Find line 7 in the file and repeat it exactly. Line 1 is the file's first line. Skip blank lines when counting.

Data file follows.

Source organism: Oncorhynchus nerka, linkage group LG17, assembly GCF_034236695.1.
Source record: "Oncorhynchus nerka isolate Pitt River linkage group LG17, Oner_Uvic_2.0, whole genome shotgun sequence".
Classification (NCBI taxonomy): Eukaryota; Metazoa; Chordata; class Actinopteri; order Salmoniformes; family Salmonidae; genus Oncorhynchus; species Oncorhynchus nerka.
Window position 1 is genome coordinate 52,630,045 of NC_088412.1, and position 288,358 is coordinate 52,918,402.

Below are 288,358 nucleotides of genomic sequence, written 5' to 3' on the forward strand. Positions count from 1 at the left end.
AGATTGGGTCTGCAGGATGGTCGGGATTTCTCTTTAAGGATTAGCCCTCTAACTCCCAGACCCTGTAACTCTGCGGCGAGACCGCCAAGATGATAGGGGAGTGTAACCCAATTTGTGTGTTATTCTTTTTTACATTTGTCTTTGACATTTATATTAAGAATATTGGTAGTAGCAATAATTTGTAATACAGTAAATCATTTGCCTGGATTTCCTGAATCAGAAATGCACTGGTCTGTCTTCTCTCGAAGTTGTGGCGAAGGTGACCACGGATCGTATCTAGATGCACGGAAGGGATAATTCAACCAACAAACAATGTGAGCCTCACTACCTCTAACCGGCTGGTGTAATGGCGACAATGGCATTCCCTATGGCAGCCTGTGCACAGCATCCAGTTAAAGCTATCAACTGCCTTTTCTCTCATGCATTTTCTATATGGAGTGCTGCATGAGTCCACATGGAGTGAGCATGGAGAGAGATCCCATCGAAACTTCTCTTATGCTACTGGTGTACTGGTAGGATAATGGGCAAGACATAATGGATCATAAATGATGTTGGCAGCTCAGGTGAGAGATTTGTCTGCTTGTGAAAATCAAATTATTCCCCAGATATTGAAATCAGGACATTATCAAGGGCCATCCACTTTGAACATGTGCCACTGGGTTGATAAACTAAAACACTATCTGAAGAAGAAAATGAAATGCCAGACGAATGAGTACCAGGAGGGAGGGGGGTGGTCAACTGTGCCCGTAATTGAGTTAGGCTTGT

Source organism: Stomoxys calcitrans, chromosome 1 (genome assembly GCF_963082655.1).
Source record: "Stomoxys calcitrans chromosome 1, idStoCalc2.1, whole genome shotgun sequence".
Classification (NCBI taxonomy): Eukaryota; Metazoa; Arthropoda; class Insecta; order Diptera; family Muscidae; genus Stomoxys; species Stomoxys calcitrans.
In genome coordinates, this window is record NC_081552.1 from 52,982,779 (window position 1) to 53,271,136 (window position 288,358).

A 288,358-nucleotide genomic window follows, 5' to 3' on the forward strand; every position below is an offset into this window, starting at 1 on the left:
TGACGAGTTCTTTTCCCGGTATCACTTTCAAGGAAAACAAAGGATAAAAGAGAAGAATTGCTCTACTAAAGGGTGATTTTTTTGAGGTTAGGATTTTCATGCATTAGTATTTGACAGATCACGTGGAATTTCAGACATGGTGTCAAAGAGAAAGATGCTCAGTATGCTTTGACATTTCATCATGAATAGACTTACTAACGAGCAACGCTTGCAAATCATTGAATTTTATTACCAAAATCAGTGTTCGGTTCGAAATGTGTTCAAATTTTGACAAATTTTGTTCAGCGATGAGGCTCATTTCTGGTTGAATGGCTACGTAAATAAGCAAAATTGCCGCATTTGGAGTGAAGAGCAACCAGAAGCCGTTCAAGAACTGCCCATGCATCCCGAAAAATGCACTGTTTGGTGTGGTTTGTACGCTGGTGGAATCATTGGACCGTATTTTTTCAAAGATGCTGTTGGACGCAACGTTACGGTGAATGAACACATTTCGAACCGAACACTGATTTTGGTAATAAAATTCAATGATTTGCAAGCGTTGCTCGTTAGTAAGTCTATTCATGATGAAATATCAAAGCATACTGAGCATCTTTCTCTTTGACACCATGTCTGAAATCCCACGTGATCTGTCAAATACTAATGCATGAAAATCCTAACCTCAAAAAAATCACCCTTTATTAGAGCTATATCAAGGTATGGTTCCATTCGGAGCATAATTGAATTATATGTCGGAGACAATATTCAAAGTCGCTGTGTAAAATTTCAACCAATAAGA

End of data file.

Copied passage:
Source organism: Stomoxys calcitrans, chromosome 1 (genome assembly GCF_963082655.1).